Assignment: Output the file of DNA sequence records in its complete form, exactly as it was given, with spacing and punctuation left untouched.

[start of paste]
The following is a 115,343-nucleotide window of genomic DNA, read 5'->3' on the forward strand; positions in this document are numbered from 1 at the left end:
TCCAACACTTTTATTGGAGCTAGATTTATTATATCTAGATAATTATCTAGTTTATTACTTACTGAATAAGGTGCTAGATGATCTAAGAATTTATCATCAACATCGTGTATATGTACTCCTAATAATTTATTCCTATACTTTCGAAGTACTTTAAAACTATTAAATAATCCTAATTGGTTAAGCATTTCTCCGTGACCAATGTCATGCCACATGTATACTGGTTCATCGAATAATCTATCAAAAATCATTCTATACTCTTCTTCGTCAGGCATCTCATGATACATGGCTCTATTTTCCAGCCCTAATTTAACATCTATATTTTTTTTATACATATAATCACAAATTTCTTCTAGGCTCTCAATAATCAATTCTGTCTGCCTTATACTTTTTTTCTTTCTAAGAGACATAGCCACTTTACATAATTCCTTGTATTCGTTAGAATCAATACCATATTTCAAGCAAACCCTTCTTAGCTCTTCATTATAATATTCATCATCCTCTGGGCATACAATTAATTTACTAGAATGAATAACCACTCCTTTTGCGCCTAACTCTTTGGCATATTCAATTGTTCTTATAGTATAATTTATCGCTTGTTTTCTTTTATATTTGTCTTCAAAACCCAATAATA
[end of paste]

The following is a 115,343-nucleotide window of genomic DNA, read 5'->3' on the forward strand; positions in this document are numbered from 1 at the left end:
TCCAACACTTTTATTGGAGCTAGATTTATTATATCTAGATAATTATCTAGTTTATTACTTACTGAATAAGGTGCTAGATGATCTAAGAATTTATCATCAACATCGTGTATATGTACTCCTAATAATTTATTCCTATACTTTCGAAGTACTTTAAAACTATTAAATAATCCTAATTGGTTAAGCATTTCTCCGTGACCAATGTCATGCCACATGTATACTGGTTCATCGAATAATCTATCAAAAATCATTCTATACTCTTCTTCGTCAGGCATCTCATGATACATGGCTCTATTTTCCAGCCCTAATTTAACATCTATATTTTTTTTATACATATAATCACAAATTTCTTCTAGGCTCTCAATAATCAATTCTGTCTGCCTTATACTTTTTTTCTTTCTAAGAGACATAGCCACTTTACATAATTCCTTGTATTCGTTAGAATCAATACCATATTTCAAGCAAACCCTTCTTAGCTCTTCATTATAATATTCATCATCCTCTGGGCATACAATTAATTTACTAGAATGAATAACCACTCCTTTTGCGCCTAACTCTTTGGCATATTCAATTGTTCTTATAGTATAATTTATCGCTTGTTTTCTTTTATATTTGTCTTCAAAACCCAATAATA